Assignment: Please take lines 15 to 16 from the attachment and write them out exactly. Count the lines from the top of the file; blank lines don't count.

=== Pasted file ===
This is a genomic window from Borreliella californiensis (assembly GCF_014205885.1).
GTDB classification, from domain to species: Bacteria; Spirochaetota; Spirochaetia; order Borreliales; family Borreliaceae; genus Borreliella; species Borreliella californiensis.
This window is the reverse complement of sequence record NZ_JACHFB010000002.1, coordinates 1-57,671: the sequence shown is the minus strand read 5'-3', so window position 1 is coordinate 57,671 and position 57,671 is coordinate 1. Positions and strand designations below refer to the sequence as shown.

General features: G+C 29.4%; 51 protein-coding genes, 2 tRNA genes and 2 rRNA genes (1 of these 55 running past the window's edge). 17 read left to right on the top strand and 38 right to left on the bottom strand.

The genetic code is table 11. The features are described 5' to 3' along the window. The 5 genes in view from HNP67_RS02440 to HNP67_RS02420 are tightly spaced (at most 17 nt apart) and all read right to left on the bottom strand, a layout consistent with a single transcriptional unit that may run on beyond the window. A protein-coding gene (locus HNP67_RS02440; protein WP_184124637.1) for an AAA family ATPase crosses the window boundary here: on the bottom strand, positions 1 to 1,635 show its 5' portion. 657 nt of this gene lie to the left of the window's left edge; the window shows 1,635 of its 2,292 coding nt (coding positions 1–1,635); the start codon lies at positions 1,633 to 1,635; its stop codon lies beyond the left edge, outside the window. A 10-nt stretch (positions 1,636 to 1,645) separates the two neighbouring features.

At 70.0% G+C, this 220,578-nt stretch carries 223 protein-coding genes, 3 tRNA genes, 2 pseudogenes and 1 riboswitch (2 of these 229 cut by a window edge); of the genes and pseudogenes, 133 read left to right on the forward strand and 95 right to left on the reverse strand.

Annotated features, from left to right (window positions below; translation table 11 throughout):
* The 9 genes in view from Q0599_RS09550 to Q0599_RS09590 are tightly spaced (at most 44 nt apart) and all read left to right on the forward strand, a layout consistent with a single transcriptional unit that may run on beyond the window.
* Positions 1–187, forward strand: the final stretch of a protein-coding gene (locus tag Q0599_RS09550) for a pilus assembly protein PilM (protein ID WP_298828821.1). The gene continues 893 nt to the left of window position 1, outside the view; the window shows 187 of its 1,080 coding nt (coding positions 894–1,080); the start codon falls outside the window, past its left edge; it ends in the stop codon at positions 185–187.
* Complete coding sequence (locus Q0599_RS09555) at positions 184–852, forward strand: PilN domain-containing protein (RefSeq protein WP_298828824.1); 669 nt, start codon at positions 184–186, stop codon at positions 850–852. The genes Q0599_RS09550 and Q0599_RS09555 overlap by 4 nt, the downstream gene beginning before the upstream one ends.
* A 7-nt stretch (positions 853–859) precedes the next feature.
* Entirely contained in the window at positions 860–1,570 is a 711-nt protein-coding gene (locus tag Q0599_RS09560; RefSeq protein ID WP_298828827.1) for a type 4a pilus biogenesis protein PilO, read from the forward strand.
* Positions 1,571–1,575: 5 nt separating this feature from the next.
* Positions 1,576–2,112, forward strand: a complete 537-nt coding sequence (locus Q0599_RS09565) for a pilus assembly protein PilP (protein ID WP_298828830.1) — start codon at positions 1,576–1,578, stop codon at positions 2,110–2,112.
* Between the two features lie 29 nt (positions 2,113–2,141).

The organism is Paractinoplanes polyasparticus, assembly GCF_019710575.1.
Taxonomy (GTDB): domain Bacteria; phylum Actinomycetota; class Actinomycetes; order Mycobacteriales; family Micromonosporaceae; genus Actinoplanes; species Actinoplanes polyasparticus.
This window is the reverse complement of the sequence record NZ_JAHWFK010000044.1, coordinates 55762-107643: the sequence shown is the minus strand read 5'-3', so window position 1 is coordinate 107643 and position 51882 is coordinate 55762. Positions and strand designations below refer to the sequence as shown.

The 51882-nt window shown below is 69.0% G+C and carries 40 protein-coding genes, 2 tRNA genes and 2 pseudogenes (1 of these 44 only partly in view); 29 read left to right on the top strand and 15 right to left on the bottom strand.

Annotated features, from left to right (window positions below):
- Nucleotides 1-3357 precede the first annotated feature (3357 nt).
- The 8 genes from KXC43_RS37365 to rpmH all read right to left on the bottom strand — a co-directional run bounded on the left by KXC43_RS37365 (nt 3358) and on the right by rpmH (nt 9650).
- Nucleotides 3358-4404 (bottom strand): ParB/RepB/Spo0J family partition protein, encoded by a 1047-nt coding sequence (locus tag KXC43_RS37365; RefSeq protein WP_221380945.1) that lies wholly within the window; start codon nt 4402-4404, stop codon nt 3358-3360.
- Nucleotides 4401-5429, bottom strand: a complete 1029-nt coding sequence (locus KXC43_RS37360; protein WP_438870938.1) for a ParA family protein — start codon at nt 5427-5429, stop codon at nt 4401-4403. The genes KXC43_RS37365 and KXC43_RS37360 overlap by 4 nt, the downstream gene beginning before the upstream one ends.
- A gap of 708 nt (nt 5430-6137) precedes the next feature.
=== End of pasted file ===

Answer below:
* Between the two features lie 29 nt (positions 2,113–2,141).

The organism is Paractinoplanes polyasparticus, assembly GCF_019710575.1.